When the Hunga Tonga-Hunga Ha‘apai volcano erupted on 15 January 2022, it devastated the Kingdom of Tonga and sent literal and metaphorical shockwaves around the world.
It had been nearly 140 years since an eruption of this size shook the Earth, but scientists are only now beginning to document just how big it really was.
The extent to which it affected the planet, and even influenced weather patterns in space, has been reported in two different studies published this week.
The first study, published in the journal Science, has found that atmospheric waves produced from the massive eruption circled the entire globe four times in one direction, and three times in the other.
Scientists have also discovered that winds produced by these waves even reached the ionosphere and influenced weather patterns in space, according to a second study published in Geophysical Research Letters.
Atmospheric waves circled the globe
An international team of geophysicists published the Science study – first comprehensive account of the eruption’s atmospheric waves. They claim they’re the strongest recorded from a volcano since the 1883 Krakatoa eruption in Indonesia.
“This atmospheric waves event was unprecedented in the modern geophysical record,” says lead author Robin Matoza, an associate professor at the University of California Santa Barbara’s Department of Earth Science in the US.
The event has provided unique insight into the behaviour of a variety of atmospheric wave types which, according to co-author Dr David Fee from the University of Alaska Fairbanks Geophysical Institute, US, “has implications for monitoring nuclear explosions, volcanoes, earthquakes, and a variety of other phenomena”.
The team were most interested in the behaviour of the dominant pressure wave produced by the eruption – a type of atmospheric wave called a Lamb wave. These are longitudinal pressure waves, like sound waves, but are of incredibly low frequency.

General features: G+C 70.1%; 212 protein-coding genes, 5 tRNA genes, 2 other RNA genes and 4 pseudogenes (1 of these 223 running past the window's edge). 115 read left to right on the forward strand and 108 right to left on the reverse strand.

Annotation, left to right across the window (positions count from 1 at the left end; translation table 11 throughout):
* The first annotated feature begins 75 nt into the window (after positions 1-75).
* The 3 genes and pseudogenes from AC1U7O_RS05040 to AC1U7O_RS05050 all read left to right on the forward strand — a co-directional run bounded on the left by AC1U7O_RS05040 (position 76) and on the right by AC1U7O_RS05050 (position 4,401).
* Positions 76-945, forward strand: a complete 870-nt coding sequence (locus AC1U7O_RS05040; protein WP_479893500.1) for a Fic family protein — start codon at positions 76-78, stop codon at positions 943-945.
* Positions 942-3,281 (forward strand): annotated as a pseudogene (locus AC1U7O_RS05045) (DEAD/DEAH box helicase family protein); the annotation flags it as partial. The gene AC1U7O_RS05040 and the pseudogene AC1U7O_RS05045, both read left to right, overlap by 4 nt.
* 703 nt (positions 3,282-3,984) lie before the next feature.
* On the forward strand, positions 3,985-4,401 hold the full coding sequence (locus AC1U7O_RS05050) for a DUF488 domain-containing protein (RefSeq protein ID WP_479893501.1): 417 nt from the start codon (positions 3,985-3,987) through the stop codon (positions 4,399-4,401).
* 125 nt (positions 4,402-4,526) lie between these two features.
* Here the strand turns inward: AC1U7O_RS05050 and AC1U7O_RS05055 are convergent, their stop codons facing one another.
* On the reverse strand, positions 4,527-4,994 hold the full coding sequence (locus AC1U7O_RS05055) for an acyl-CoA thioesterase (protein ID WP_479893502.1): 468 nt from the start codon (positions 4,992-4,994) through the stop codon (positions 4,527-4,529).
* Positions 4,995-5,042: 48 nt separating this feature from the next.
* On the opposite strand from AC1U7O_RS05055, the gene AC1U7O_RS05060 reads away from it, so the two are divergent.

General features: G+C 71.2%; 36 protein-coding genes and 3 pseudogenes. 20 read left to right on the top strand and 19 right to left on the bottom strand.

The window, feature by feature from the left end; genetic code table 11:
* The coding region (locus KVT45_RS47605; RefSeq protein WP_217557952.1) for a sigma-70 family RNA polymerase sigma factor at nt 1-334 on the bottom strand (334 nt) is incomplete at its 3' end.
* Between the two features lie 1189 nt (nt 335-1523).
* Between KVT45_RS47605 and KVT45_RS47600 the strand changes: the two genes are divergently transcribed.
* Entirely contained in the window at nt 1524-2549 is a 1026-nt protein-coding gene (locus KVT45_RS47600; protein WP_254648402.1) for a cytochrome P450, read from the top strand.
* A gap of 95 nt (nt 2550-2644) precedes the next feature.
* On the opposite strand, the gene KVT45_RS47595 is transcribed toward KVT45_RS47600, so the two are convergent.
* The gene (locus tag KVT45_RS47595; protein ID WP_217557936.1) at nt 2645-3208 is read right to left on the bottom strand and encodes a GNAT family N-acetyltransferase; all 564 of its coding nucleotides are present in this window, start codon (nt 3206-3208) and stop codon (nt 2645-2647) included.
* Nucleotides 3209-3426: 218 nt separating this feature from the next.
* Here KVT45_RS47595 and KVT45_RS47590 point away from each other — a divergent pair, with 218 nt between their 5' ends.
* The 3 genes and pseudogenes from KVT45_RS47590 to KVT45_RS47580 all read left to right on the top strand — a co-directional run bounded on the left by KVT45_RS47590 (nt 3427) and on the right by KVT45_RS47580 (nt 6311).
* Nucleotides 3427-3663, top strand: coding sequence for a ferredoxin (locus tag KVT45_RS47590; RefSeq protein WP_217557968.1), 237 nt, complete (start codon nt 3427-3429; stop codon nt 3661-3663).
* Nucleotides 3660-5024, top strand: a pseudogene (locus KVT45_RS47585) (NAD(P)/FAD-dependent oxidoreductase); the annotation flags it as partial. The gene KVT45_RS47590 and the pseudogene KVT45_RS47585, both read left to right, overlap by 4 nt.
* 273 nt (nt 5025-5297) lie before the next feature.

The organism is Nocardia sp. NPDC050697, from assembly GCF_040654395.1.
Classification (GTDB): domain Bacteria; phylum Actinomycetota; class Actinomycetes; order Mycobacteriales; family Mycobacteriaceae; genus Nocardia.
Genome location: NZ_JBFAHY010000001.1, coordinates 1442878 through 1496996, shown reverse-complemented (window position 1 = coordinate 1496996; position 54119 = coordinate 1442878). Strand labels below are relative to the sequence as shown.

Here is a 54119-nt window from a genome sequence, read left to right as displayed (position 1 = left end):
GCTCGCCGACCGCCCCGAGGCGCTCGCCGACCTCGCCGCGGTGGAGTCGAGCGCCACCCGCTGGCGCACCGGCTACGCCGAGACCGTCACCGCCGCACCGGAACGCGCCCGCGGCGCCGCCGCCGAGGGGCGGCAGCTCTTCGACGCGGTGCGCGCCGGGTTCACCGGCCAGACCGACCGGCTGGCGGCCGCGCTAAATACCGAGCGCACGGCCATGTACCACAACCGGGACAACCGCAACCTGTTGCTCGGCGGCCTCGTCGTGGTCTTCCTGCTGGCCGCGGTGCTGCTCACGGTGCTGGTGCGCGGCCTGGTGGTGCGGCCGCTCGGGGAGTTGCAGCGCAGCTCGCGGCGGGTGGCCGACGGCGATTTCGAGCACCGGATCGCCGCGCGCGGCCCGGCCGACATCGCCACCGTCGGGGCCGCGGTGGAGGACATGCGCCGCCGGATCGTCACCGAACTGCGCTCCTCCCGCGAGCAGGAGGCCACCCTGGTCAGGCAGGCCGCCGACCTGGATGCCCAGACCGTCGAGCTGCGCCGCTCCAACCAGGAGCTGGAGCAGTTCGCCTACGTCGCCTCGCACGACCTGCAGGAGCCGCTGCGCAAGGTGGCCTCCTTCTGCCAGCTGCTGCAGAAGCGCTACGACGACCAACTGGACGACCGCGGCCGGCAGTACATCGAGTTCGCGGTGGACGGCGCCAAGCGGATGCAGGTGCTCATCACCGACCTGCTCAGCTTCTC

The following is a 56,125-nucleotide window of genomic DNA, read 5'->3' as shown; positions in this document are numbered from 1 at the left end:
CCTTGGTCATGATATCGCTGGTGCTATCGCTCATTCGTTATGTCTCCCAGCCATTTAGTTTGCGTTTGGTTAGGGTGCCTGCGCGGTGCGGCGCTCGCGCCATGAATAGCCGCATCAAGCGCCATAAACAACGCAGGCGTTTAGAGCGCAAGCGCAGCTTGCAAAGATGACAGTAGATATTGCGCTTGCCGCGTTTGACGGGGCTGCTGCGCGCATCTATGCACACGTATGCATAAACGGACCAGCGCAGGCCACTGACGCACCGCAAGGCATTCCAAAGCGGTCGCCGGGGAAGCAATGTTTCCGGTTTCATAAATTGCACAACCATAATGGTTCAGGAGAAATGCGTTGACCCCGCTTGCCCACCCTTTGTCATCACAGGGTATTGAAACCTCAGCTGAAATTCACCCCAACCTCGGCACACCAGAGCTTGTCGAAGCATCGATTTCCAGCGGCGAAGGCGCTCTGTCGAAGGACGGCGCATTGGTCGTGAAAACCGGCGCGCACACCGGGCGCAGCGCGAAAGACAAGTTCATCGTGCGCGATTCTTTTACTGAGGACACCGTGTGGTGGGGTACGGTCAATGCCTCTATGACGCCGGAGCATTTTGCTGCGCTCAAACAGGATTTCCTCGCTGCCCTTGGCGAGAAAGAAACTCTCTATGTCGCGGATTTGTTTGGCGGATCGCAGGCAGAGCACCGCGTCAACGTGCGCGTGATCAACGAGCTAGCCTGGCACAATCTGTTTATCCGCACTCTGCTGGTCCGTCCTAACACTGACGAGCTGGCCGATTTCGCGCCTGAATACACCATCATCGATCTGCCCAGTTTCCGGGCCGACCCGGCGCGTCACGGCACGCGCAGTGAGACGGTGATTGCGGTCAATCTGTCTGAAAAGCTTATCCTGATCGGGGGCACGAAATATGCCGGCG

“Lamb waves are rare; we have very few high-quality observations of them,” says Fee.
The number of Lamb waves they detected is approximately the same as was observed during the Krakatoa eruption in 1883, but this time with a much larger, higher quality dataset.
“We have more than a century of advances in instrumentation technology and global sensor density,” Matoza says. “So the 2022 Hunga event provided an unparalleled global dataset for an explosion event of this size.”
They also found that the Lamb wave reached into Earth’s ionosphere, rising at over 1,100 kilometres per hour to an altitude of about 450 kilometres.
Lamb waves caused weather disturbances in space
The Geophysical Research Letters study has analysed data from NASA’s Ionosphere Connection Explorer (ICON) mission and the European Space Agency’s (ESA) Swarm satellites. It found that cyclone-speed winds and unusual electric currents formed in the ionosphere in the hours following the eruption.
The ionosphere is the Earth’s electrified upper atmospheric layer at the edge of space.
“The volcano created one of the largest disturbances in space we’ve seen in the modern era,” says lead author Brian Harding, a physicist at University of California, Berkeley, US. “It is allowing us to test the poorly understood connection between the lower atmosphere and space.”
The Lamb waves caused strong winds to expand upwards which, as they propagated into thinner atmospheric layers, began to move faster and affect the electric currents present there.
Particles in the ionosphere regularly form an east-west flowing electric current – called the equatorial electrojet – but after the eruption this surged to five times its normal peak power and then dramatically flipped direction to flow westward for a short period of time.
“It’s very surprising to see the electrojet be greatly reversed by something that happened on Earth’s surface,” says co-author Dr Joanne Wu, a physicist at UC Berkeley. “This is something we’ve only previously seen with strong geomagnetic storms, which are a form of weather in space caused by particles and radiation from the Sun.”
These findings are adding to scientists’ understanding of how the ionosphere is affected by events on the ground as well as from space.
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Imma Perfetto is a science journalist at Cosmos. She has a Bachelor of Science with Honours in Science Communication from the University of Adelaide.
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